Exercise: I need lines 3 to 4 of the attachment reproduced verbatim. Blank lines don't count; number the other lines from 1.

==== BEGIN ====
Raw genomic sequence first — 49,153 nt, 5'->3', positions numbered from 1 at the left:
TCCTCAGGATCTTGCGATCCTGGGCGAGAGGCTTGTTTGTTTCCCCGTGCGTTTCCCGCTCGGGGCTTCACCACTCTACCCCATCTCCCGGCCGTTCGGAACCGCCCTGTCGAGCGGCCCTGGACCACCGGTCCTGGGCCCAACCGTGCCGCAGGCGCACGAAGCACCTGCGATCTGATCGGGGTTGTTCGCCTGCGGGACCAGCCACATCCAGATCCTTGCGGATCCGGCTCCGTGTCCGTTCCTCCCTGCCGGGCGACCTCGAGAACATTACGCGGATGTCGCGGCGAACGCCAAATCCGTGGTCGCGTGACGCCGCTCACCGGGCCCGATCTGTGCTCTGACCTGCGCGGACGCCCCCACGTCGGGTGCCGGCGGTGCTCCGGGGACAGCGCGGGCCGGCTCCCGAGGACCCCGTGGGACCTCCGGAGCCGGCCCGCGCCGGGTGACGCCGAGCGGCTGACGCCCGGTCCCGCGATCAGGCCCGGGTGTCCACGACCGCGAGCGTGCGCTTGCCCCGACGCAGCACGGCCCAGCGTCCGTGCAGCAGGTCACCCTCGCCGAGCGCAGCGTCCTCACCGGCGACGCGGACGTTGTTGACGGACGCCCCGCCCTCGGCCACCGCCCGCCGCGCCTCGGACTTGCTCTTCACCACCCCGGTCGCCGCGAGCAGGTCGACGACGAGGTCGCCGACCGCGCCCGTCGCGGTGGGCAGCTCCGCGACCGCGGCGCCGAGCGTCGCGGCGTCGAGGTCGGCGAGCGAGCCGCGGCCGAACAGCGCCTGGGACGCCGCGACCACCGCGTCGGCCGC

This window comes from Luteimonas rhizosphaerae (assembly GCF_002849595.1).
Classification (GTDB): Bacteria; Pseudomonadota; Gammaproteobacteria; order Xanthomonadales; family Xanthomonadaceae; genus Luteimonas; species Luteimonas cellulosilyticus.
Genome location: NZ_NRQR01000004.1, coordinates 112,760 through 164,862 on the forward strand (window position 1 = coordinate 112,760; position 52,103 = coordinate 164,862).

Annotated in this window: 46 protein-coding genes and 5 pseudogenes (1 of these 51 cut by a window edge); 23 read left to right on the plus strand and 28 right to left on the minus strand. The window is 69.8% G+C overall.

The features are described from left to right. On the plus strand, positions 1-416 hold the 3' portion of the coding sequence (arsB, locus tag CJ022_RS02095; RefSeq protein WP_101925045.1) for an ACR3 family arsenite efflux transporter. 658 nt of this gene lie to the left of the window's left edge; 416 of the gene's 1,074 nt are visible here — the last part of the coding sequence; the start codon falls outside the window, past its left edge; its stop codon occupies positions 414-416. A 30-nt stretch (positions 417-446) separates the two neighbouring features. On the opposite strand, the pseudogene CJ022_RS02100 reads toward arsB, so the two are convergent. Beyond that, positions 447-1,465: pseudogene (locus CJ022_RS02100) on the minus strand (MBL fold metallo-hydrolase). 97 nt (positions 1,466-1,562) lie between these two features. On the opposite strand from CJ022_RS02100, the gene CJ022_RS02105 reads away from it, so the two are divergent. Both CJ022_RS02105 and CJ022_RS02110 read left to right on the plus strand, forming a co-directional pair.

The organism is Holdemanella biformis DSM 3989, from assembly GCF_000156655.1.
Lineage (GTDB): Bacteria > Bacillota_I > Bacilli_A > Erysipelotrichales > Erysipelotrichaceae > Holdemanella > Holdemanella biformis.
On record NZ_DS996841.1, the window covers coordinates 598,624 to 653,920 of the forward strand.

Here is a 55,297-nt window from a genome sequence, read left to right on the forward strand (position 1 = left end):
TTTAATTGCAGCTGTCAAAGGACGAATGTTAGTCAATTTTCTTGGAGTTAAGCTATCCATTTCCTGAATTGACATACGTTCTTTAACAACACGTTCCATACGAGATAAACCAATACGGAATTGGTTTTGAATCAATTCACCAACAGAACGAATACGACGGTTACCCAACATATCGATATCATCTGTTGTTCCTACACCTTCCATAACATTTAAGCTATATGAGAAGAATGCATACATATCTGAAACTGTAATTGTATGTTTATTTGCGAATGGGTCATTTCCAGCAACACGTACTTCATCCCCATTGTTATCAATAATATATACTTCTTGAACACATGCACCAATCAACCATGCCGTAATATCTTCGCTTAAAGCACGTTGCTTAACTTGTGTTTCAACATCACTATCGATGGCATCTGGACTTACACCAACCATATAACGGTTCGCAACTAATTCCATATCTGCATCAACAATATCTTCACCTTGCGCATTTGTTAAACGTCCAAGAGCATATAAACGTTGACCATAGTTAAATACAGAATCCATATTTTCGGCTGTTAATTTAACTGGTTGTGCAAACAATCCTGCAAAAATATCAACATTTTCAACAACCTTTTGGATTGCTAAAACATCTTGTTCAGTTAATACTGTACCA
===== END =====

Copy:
This window comes from Luteimonas rhizosphaerae (assembly GCF_002849595.1).
Classification (GTDB): Bacteria; Pseudomonadota; Gammaproteobacteria; order Xanthomonadales; family Xanthomonadaceae; genus Luteimonas; species Luteimonas cellulosilyticus.